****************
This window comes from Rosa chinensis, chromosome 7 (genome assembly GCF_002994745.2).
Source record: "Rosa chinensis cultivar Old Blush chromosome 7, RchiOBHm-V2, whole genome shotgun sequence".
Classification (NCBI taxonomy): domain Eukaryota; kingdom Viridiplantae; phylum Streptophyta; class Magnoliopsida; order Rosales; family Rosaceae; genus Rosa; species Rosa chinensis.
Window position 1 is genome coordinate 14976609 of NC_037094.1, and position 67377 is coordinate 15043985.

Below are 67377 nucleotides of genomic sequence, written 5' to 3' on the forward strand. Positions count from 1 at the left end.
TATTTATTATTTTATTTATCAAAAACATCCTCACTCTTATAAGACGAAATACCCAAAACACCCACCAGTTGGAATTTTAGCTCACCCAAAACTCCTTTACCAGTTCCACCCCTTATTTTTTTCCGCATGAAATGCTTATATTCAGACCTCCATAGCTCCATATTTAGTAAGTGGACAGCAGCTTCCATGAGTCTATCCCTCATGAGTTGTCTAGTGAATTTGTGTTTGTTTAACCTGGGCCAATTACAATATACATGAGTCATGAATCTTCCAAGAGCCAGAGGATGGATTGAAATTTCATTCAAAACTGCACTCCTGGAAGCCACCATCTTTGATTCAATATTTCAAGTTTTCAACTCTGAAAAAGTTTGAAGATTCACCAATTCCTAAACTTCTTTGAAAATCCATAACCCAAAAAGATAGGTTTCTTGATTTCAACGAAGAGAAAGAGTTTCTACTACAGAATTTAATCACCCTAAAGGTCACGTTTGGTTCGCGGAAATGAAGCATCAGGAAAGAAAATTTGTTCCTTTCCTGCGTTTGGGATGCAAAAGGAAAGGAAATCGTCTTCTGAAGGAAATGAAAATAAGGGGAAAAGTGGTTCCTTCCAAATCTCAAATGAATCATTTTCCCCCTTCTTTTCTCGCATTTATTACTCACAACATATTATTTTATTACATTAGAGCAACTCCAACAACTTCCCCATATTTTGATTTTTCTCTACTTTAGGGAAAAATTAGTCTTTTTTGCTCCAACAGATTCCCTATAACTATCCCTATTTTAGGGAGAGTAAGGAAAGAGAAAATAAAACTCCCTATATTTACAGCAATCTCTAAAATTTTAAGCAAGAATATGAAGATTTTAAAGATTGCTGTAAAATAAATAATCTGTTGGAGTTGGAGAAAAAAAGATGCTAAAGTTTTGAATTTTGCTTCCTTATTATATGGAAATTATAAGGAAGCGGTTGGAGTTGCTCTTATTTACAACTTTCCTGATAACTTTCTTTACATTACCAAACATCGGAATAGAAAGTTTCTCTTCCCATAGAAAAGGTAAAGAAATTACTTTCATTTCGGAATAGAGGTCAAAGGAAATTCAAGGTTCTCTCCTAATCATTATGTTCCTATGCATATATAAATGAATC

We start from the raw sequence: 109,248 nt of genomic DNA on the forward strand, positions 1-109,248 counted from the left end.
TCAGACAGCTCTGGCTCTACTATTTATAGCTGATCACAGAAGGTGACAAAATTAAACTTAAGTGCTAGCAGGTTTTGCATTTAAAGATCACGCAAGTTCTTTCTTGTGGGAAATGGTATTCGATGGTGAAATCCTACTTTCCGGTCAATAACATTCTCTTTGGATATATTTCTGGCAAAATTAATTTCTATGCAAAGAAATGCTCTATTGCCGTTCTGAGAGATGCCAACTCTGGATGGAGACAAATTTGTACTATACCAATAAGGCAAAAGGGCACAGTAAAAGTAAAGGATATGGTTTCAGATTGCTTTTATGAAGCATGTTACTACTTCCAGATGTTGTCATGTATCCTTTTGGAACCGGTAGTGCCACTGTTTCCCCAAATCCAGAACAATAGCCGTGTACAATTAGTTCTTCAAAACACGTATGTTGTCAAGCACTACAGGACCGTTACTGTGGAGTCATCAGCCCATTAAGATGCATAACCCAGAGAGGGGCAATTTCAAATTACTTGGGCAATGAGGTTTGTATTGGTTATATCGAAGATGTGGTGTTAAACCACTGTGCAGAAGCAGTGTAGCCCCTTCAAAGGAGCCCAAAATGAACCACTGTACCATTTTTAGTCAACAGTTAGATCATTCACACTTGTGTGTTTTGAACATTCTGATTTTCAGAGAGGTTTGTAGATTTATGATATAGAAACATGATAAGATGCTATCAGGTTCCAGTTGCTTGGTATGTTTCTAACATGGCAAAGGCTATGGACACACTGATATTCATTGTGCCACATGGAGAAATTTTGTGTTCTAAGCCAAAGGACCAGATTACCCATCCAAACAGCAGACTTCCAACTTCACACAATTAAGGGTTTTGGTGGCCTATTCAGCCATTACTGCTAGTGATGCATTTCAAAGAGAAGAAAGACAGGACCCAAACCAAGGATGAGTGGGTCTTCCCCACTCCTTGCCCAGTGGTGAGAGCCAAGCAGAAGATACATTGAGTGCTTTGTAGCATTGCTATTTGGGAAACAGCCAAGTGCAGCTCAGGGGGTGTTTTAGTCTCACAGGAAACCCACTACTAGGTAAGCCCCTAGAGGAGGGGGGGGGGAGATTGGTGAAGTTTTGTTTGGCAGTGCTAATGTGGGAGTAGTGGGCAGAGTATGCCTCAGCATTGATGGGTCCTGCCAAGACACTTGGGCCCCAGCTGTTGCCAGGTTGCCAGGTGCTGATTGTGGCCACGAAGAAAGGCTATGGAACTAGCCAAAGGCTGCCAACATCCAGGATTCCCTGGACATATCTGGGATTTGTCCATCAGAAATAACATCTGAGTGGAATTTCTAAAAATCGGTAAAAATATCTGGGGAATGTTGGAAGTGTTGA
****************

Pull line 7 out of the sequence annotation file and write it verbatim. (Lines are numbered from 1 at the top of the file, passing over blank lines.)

We start from the raw sequence: 109,248 nt of genomic DNA on the forward strand, positions 1-109,248 counted from the left end.